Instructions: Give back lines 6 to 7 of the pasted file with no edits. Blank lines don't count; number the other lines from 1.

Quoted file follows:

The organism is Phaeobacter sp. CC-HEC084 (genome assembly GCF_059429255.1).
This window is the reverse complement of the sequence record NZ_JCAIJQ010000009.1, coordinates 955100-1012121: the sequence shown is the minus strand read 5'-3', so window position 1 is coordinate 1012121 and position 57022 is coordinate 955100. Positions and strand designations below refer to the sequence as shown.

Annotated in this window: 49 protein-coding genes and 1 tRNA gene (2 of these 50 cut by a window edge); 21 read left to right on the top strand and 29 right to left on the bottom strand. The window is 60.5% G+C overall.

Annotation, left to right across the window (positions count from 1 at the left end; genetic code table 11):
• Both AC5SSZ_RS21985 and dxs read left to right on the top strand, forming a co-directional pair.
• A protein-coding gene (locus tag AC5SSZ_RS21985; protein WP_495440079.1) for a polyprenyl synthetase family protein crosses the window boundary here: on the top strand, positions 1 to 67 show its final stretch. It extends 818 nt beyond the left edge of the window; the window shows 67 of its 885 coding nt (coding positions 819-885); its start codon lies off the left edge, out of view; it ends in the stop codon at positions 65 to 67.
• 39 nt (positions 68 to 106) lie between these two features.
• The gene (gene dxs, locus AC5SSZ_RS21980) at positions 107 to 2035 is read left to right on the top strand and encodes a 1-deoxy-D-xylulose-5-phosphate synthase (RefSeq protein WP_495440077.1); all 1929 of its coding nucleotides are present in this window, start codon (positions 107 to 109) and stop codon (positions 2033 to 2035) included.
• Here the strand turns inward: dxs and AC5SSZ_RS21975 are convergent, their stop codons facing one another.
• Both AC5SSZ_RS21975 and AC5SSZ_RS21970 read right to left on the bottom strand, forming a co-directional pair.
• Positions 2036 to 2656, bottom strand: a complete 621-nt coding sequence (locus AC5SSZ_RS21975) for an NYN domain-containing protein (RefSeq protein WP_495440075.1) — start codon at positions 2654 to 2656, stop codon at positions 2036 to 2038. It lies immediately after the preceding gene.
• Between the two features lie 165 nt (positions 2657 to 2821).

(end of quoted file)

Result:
• A protein-coding gene (locus tag AC5SSZ_RS21985; protein WP_495440079.1) for a polyprenyl synthetase family protein crosses the window boundary here: on the top strand, positions 1 to 67 show its final stretch. It extends 818 nt beyond the left edge of the window; the window shows 67 of its 885 coding nt (coding positions 819-885); its start codon lies off the left edge, out of view; it ends in the stop codon at positions 65 to 67.
• 39 nt (positions 68 to 106) lie between these two features.